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Suzanne Harding

I agree, preparing teacher leaders to become effective problem solvers and collaboration facilitators is extremely important. Your principal’s ability to inspire and empower you as you led your team was very supportive. Principals and teacher leaders often forget mistakes are common and even though as leaders our goal is to duplicate ourselves and our efforts, each leader is unique.

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Stephanie Buck

I agree that an effective PLC is necessary for educators to keep growing. There are numerous struggles that educators are going to face during the school year and their career. Without, the guidance and perseverance we will let children down. I found your post to be very insightful. I as well am gaining a new principal and I hope that she will provide us the guidance and support to overcome the challenges the leaders, such as myself, will face during this journey.

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Linda Marin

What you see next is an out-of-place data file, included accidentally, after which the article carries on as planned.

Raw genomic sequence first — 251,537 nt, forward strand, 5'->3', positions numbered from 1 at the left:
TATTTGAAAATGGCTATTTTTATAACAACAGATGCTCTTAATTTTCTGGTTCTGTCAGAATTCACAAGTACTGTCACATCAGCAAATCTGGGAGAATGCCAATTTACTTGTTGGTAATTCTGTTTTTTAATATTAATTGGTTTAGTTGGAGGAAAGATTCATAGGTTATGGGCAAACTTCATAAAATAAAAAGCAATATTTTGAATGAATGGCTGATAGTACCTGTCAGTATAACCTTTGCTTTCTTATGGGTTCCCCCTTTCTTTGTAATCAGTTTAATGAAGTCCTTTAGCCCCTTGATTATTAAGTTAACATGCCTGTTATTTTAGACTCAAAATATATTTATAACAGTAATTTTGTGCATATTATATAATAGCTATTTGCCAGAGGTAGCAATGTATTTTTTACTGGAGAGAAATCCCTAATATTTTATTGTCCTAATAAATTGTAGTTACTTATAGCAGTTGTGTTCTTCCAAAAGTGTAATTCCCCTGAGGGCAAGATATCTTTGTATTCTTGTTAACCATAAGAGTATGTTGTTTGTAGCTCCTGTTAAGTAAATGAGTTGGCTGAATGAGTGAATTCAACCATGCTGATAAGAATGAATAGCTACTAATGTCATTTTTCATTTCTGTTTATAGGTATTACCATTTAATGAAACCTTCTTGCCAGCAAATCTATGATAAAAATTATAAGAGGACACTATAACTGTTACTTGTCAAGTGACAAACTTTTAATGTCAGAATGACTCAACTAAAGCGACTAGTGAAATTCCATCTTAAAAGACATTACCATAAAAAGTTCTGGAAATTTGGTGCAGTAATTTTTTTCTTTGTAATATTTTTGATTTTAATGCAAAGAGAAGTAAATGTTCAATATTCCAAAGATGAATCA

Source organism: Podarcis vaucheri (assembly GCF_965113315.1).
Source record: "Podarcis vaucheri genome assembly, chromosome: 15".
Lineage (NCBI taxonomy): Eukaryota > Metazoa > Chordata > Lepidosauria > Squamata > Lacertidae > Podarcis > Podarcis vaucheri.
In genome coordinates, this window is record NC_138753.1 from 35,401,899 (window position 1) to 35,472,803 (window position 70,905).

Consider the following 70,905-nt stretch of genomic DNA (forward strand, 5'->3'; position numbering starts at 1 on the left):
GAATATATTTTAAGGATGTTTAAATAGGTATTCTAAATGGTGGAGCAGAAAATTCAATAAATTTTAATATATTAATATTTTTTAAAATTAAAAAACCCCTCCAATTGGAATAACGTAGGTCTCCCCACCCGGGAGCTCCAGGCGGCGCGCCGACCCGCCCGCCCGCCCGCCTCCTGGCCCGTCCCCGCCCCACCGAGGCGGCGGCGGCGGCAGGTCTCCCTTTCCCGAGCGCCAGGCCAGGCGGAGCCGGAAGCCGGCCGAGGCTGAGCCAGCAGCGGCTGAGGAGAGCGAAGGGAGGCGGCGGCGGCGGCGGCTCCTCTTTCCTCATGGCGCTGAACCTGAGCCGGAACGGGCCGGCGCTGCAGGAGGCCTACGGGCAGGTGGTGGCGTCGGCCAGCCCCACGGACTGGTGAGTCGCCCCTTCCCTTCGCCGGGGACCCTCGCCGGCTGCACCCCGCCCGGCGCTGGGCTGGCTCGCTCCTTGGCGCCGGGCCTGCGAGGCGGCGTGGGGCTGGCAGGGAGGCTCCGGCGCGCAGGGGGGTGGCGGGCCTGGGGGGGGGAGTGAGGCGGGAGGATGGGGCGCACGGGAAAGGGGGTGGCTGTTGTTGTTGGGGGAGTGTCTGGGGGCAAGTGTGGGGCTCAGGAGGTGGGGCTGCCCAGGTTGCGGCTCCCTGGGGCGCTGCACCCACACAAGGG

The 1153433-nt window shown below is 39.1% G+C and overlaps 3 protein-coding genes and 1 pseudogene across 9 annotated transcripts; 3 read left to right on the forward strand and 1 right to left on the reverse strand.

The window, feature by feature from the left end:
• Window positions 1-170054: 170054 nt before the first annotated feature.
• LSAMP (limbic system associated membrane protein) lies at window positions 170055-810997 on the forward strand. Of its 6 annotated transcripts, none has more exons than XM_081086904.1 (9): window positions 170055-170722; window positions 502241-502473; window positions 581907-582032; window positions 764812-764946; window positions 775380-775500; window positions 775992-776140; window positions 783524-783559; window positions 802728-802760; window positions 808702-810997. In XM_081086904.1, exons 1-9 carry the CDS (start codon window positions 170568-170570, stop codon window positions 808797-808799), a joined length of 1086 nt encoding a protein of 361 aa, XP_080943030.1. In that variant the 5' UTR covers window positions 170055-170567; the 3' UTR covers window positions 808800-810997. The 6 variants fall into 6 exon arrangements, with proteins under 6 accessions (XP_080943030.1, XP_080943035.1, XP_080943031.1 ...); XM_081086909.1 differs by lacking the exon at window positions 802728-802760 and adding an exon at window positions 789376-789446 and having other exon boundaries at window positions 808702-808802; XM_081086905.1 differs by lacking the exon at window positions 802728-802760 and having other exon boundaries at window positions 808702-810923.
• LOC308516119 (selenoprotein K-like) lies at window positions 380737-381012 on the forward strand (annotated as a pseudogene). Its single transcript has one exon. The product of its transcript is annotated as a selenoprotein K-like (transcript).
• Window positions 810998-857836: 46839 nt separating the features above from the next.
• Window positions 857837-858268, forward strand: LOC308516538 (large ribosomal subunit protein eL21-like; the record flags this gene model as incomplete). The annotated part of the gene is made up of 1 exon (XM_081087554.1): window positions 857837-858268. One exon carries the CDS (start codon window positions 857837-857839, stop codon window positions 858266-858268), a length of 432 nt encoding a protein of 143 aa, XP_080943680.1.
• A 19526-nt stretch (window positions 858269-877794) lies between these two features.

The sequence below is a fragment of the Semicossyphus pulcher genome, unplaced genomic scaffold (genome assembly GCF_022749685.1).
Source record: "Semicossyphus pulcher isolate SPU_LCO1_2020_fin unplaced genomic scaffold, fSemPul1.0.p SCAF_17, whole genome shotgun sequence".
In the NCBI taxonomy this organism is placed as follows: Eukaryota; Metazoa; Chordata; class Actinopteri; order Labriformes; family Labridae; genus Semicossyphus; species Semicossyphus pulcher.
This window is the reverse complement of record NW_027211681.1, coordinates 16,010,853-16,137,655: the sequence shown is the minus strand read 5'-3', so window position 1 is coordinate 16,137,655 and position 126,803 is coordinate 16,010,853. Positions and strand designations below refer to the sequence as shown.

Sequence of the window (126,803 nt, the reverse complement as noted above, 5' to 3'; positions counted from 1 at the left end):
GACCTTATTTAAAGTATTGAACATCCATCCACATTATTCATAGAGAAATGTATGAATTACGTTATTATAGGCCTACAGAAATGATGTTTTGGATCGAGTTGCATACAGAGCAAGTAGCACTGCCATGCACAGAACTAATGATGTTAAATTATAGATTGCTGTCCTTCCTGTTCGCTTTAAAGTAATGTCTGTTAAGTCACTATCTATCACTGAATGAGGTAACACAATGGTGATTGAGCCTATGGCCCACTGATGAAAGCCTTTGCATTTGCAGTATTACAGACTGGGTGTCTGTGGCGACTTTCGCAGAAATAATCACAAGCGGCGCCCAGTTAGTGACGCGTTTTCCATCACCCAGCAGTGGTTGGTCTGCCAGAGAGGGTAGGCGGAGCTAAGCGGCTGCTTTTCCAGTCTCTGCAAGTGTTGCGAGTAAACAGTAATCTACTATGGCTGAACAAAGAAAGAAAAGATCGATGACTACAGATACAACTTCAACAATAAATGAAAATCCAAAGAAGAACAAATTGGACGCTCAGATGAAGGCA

I agree that to achieve student learning, it takes a collaborative culture to make that happen. I recently read an article on how a PLC must work together to achieve their collective purpose of learning FOR ALL (DeFour, 2004). Teachers must work together to come up with ideas to better their students' learning experiences. I really admire your experience, and I hope you keep us updated! I know teachers who don't get the support from their administration, so that's awesome that yours is willing to support and guide you through your experience.

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Karen Zakay

Creating open dialogue about topics with other teams helps educators learn teaching methods that can benefit students in the best way possible. Positive outcomes from students depend on the teams and teachers that provide the experience and education for the students. It is definitely a collaborative effort when it comes to education systems, and without collective responsibility, students will not have positive learning outcomes.

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Matthew Redwine

I agree that it takes a total collaborative effort to achieve student learning. To build an effective PLC I believe that you have to have trust and communication. I think it's great that you have an experience to share and keep things in perspective.